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ABCNews.go.com: Death toll from floods in Kenya, Somalia and Ethiopia rises to 130

Posted by: Berhane Habtemariam

Date: Friday, 17 November 2023

At least 130 people have died in Ethiopia, Kenya and Somalia following heavy rains that triggered what aid agencies describe as flooding seen only once every 100 years

ByEMMANUEL IGUNZA Associated Press
November 17, 2023, 4:22 PM
Residents are seen in the flooded village of Lumshi in Mpeketoni within Lamu County, Kenya, Friday Nov. 17 2023. Unrelenting rainfall across Kenya's northern counties and the capital, Nairobi, has led to widespread flooding, displacing an estimated 36,000 people and killing 46 people since the beginning of the rainy season less than a month ago.(AP Photo/Gideon Maundu).
Residents are seen in the flooded village of Lumshi in Mpeketoni within Lamu County, Kenya, Friday Nov. 17 2023. Unrelenting rainfall across Kenya's northern counties and the capital, Nairobi...
The Associated Press

NAIROBI, Kenya -- At least 130 people have died in Ethiopia, Kenya and Somalia following heavy rains that triggered what aid agencies described as flooding seen only once every 100 years.

Somalia bore the brunt of the flash floods that inundated the Horn of Africa region. The National Disaster Management Agency said 51 people have been killed across the country and a half-million displaced since the rains started in October.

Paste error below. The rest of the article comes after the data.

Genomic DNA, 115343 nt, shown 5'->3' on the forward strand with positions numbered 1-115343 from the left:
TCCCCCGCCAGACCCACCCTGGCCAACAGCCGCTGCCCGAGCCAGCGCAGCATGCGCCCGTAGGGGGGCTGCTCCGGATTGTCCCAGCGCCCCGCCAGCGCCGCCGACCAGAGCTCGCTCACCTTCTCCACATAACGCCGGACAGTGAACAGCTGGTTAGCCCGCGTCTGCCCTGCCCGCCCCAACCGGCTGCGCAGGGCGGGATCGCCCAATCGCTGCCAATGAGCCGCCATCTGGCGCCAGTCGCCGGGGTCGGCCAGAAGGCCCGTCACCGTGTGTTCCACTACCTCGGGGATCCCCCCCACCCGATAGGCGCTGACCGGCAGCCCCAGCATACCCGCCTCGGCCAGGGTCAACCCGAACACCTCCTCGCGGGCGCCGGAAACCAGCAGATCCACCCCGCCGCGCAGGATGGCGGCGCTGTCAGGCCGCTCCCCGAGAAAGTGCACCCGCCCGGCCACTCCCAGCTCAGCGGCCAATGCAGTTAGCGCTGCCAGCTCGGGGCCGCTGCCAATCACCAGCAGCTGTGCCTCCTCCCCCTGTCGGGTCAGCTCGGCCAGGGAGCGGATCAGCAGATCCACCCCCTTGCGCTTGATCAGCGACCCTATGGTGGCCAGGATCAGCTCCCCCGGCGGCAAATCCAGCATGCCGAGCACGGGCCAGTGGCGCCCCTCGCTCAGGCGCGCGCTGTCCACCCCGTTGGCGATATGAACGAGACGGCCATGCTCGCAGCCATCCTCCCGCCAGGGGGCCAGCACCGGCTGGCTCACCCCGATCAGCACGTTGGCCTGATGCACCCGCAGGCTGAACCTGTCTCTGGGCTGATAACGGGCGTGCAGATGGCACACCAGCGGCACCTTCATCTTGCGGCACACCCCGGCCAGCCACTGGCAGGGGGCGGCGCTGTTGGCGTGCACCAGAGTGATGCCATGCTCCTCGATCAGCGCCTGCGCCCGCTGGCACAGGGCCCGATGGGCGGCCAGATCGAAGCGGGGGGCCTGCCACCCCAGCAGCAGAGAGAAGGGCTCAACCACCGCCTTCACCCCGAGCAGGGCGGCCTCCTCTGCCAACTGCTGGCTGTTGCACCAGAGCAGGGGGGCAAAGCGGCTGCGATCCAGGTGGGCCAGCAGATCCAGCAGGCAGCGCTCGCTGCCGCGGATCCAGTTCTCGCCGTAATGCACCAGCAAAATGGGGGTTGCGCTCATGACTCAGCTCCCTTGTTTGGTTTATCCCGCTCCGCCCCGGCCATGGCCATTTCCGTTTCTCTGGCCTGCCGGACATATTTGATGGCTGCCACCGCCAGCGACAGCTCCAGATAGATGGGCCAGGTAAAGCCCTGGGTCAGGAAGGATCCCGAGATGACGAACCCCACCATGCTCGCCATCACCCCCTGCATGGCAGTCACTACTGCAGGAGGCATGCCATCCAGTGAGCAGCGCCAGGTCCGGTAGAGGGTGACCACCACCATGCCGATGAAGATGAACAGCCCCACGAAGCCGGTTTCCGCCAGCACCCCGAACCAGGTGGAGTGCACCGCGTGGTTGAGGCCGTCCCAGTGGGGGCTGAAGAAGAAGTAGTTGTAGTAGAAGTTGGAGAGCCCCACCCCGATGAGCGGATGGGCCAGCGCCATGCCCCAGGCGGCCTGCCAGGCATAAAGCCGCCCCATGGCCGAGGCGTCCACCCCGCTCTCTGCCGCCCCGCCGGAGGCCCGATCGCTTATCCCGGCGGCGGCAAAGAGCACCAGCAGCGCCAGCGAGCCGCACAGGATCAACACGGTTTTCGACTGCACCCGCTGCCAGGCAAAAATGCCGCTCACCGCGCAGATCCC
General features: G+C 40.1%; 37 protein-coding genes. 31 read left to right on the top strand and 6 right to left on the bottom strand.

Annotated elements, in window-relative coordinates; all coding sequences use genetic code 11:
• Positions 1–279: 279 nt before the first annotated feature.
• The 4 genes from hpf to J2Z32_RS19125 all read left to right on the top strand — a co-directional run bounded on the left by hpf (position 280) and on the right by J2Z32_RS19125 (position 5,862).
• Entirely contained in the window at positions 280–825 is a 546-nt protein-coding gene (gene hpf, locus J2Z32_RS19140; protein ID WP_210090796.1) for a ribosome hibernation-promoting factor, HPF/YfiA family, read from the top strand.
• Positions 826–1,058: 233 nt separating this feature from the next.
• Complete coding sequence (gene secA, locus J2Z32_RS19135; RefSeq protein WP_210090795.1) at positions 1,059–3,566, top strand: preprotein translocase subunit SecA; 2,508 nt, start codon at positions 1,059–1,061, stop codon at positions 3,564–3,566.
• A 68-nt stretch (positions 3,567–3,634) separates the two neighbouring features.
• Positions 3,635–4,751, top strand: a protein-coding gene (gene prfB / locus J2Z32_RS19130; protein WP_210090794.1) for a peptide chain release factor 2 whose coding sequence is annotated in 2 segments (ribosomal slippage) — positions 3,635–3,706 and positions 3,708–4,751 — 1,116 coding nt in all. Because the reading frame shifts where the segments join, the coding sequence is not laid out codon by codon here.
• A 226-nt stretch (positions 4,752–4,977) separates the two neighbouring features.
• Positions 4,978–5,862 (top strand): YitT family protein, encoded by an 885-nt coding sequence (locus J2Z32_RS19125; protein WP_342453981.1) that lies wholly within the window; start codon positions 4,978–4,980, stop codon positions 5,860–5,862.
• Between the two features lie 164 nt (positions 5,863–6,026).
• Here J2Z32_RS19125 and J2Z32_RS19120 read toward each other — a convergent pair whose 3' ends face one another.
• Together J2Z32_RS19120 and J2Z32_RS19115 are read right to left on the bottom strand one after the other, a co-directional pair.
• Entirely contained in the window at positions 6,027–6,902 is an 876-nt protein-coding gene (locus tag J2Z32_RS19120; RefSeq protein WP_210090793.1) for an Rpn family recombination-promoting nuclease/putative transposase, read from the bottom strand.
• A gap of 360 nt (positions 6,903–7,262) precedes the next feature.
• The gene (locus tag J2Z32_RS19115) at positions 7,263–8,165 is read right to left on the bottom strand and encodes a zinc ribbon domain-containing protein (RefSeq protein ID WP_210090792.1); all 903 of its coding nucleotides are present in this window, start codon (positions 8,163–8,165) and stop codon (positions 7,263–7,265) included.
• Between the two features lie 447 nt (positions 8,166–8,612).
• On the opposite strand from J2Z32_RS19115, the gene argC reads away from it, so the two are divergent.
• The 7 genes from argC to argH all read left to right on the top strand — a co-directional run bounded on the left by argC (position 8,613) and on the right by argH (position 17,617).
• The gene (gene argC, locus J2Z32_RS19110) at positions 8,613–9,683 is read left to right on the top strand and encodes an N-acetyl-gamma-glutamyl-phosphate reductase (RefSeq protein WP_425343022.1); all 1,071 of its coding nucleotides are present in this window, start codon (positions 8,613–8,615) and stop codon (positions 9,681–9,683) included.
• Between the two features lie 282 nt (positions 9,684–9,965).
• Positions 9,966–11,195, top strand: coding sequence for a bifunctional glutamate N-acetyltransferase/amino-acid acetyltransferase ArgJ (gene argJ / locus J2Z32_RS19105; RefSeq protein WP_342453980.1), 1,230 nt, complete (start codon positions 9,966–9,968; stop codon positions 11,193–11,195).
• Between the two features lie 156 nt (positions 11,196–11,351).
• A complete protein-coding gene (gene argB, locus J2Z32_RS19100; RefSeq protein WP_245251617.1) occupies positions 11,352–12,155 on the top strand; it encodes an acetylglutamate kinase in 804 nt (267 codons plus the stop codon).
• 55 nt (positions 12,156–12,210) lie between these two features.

Emergency workers fear the death toll could rise since there were many people still unaccounted for. Parts of the country remained cut off and inaccessible after roads and bridges were washed away, marooning thousands of residents.

“The national army has sent rescue boats and emergency helicopters to help the people trapped by floods. We are appealing for international help” the National Disaster Management Agency said.

Humanitarian group Save the Children said the town of Beledweyne in central Somalia was completely submerged after the Shabelle River burst its banks, forcing an estimated 250,000 people, or 90% of the population, out of their homes.

The Somali federal government declared a state of emergency last month after extreme weather, exacerbated by the naturally occurring weather phenomenon El Nino, destroyed homes, roads and bridges. A warmer atmosphere because of human-caused climate change can also hold more water, making downpours heavier.

In neighboring Kenya, the Kenya Red Cross Society reported that hundreds of houses were swept away at the coast and in northern Kenya, leading to the deaths of more than 50 people and forcing at least 30,000 people out of their homes.

The counties of Mandera, Wajir and Tana River counties, where expanses of land were under water, were the worst affected. Mandera, which is 20 times bigger than greater London and borders Somalia, is one of Kenya's poorest areas.

Tana River County Commissioner Mohammed Noor said the situation also was desperate in his region, where the floods have displaced about 7,000 households.

"We have requested urgent assistance from Nairobi ... for food airdrops for these people suffering because from Tana River to Garsen, the roads are impassable and we cannot reach many people” Noor said.

Authorities in Ethiopia said that country's death toll from the floods reached 30 following “unrelenting rainfall in the Gambella, Afar and Somali regions." They reported that children were among the victims who drowned while trying to flee the flood waters.

Scientists say climate change has made weather extremes -- from heat to drought, to floods -- worse around the world, including in the Horn of Africa, where just a few months ago, parts of Ethiopia, Kenya, Somalia and South Sudan experienced the worst drought in 40 years following five failed rainy seasons.


Dr. Fikrejesus Amahazion at the XXIX International Rosa Luxemburg Conference in Berlin on January

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